8 things to tell your anesthesiologist before surgery
There’s no such thing as a one-size-fits-all medical procedure, and that certainly applies to anesthesia.
“Everybody's physiology is different and that affects their experience with anesthesia,” said Cape Cod Healthcare anesthesiologist Kevin Vilsaint, MD, MPH.
“Patients should be very forthcoming with their anesthesiologist about their health information so that we can fine-tune their anesthesiology plan. We’re not here to judge them. We’re just here to try to make the best decisions for them, so they can do well with their surgery."
Dr. Vilsaint advises that you should tell your physician anesthesiologist if you:
Have chronic health issues – “That's definitely the biggest issue. We need to know about your heart problem, lung problem, liver or kidney problem, because they affect how your body is going to react to anesthesia and how well it's going to eliminate it from the body,” he said. “We want to be able to make the best-informed decision about your anesthesia plan.”
Take any medications or supplements – Some medications affect how anesthesia works. “We could have issues with your blood pressure, for example, or sugar control is going to be an issue if you're a diabetic,” he said. “These interactions could affect the operation itself, along with how well you're going to recover from anesthesia and how well you'll do after the surgery.
“Similarly, supplements can potentially interfere with other medications that you're taking or may mask conditions that we don't know about. Some supplements can affect bleeding and have other properties that could interfere with your surgery and anesthesia recovery.”
Smoke cigarettes – “Cigarette smoking irritates your lungs and may increase your secretions, so you may cough a lot after anesthesia,” he said. “Somebody who has a severe smoking habit could be coming in with oxygen levels that are low, and we need to monitor that.”
Use marijuana – Marijuana smoking has the same risk factors as tobacco smoking. Since it’s a sedative, it also can affect your reaction to anesthesia. “You may require more, you may require less, so we need to know about it,” said Dr. Vilsaint.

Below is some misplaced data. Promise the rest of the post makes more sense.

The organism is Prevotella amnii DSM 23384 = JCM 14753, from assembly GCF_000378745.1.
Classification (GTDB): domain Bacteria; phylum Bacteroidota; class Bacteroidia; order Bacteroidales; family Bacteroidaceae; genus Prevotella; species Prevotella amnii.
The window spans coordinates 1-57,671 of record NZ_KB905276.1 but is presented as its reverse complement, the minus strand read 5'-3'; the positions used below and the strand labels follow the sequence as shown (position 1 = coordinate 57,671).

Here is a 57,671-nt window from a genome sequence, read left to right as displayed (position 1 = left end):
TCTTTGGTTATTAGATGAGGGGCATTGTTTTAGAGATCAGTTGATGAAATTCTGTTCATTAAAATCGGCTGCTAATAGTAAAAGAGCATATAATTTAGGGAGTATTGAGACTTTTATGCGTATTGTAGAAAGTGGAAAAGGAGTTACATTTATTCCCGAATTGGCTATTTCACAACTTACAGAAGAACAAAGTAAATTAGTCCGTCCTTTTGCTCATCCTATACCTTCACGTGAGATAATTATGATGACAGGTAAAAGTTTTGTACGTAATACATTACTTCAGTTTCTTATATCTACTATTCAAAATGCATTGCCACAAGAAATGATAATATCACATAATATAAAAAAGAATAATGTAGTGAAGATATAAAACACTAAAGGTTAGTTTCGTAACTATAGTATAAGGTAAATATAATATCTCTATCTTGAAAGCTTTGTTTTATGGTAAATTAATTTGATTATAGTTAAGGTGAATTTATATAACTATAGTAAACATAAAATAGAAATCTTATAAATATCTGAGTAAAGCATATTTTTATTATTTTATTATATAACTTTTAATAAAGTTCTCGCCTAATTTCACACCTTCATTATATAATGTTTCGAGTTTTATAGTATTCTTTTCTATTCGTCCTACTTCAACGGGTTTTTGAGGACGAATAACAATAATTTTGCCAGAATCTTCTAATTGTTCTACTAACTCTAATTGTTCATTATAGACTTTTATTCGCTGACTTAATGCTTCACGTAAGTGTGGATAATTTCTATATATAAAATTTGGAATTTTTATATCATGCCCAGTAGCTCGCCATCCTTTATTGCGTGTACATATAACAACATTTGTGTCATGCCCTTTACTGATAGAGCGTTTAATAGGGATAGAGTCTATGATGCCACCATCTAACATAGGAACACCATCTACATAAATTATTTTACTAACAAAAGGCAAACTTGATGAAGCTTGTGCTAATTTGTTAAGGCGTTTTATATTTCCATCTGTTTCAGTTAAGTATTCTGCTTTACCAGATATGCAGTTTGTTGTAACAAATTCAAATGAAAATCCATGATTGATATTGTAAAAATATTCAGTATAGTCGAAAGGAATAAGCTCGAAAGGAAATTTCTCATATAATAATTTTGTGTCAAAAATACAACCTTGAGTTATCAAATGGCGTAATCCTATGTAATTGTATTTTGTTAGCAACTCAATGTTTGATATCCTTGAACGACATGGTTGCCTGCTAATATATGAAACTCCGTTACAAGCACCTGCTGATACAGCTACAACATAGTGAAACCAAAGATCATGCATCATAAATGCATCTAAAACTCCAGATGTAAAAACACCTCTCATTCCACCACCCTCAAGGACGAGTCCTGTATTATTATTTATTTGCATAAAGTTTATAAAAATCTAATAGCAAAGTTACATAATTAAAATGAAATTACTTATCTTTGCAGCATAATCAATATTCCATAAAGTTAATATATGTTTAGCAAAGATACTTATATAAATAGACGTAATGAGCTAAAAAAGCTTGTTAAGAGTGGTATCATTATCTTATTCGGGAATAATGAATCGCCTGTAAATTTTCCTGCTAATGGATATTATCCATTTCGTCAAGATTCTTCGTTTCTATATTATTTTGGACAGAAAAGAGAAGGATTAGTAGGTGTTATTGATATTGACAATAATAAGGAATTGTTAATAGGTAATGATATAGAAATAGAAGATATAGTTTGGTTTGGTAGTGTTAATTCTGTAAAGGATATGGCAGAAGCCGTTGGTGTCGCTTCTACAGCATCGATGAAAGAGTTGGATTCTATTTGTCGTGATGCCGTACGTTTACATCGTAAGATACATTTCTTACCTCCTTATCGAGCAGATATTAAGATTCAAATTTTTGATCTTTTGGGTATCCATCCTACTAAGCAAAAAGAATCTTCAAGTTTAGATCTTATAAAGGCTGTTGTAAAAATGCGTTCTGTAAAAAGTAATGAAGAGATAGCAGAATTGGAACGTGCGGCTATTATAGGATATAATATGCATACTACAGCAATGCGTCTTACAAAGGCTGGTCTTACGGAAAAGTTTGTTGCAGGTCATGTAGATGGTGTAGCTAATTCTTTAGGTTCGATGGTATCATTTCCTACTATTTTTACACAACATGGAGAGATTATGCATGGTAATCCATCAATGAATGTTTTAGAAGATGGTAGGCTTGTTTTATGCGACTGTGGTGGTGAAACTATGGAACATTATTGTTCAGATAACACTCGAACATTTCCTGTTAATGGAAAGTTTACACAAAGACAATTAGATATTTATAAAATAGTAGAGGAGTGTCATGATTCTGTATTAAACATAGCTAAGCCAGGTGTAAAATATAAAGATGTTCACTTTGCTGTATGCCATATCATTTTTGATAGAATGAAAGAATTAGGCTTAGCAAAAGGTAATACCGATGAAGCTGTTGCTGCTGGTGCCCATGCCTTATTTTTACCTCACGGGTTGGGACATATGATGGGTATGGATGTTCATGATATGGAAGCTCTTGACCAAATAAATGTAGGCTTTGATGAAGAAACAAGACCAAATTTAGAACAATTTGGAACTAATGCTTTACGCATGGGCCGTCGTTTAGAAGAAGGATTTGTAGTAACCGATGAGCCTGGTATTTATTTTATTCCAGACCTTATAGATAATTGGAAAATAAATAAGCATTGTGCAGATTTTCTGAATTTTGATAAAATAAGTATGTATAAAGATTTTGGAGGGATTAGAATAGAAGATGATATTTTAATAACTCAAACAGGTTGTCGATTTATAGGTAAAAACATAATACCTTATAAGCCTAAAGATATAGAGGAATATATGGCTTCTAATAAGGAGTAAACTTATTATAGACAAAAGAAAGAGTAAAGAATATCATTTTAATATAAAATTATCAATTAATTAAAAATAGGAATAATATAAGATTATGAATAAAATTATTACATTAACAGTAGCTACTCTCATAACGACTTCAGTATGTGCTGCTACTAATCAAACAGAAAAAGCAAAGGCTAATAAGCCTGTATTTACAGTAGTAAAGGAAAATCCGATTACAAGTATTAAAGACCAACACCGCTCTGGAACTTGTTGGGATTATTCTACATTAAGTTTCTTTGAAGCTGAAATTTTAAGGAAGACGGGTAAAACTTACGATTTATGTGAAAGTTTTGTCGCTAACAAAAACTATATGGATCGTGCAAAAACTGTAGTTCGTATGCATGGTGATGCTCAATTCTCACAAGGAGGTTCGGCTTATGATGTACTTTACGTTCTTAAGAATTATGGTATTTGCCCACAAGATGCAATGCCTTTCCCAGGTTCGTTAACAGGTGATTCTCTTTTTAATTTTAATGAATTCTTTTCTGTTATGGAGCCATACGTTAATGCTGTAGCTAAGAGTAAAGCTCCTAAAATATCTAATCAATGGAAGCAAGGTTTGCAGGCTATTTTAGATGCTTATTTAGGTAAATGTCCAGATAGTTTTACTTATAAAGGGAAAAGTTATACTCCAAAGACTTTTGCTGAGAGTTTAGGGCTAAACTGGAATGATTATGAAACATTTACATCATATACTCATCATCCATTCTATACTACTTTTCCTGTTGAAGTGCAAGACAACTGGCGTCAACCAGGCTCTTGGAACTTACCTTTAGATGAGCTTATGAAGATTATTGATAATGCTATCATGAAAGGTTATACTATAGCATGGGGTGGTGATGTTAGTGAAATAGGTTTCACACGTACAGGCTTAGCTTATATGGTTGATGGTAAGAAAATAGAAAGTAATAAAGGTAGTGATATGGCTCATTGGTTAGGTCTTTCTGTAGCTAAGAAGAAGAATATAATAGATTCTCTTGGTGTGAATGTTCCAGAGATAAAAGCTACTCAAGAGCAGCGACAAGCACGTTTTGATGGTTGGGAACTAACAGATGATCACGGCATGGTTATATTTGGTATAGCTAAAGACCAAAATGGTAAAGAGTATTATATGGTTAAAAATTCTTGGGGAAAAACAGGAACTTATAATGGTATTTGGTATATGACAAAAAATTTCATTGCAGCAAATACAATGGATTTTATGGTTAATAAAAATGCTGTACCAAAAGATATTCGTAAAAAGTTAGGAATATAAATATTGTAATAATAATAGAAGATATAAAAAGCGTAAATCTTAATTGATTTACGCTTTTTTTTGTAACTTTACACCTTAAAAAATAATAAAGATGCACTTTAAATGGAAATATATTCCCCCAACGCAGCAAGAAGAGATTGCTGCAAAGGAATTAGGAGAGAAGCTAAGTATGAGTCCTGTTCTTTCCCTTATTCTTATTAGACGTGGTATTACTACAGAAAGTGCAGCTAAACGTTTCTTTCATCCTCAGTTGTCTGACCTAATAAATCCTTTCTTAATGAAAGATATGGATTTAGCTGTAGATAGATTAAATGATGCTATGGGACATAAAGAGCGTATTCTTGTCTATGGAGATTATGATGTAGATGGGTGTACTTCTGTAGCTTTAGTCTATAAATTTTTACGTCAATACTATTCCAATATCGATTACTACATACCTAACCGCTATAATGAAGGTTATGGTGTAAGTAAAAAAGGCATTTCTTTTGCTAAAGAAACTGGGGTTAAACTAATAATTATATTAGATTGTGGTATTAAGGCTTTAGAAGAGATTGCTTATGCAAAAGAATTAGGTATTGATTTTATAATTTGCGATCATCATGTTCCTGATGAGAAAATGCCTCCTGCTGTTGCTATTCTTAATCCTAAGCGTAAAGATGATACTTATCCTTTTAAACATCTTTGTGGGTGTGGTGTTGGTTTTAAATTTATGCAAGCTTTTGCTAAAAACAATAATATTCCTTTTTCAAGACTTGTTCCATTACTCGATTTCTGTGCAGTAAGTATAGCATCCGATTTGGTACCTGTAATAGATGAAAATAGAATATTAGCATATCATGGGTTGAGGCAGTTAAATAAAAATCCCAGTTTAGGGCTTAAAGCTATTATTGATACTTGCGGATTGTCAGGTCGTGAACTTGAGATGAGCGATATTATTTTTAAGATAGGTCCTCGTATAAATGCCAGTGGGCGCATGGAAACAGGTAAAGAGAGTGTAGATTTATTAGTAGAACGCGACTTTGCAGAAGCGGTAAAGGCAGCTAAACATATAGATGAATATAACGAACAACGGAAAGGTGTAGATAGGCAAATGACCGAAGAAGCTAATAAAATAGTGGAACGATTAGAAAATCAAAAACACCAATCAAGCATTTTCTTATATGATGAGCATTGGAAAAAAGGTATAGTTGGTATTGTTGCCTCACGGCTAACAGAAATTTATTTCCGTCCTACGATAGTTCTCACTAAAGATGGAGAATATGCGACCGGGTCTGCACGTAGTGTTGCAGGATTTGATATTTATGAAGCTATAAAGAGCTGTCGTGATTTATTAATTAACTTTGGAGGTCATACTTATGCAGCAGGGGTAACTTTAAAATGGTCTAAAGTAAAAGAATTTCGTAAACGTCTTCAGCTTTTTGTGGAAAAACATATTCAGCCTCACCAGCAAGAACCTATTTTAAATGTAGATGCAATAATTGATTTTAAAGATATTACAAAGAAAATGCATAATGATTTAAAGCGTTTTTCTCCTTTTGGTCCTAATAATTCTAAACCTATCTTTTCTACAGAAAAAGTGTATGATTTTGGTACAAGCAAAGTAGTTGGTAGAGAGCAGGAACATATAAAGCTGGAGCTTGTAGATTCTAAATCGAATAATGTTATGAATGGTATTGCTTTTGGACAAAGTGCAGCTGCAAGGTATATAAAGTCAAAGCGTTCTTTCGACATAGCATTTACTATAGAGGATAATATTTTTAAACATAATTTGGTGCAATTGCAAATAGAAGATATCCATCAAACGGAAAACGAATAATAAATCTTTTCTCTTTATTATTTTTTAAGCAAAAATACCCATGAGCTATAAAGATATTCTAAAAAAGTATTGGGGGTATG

Drink alcohol – The use of alcohol affects how you’ll interact with the anesthesia and the quantity needed. “Whether it’s a beer a day or six beers a day, we’re not here to judge you,” he said. “That information allows us to determine how you will react.”
Snore – This might be a surprising item on the list, but snoring is a potential risk factor for sleep apnea. “If the patient has sleep apnea, we try to avoid or minimize opioids, because they have a harder time basically waking up from the anesthesia. They also have an increased risk for events where they stop breathing during the first 24 hours after anesthesia, so we use different modalities for a patient with sleep apnea,” Dr. Vilsaint said.
Have had heat stroke or suffered a stroke – Having these in your history means you’re at increased risk of having a severe reaction to anesthesia called malignant hyperthermia. “If this in your overall family history, we should know about it,” Dr. Vilsaint said.
Have had a reaction to anesthesia – “This is one of the big things,” he said. “If you’ve had an allergic reaction or any reaction to anesthesia, we can change our anesthetic plan to prevent that from happening again.”
Learn more about preparing for surgery.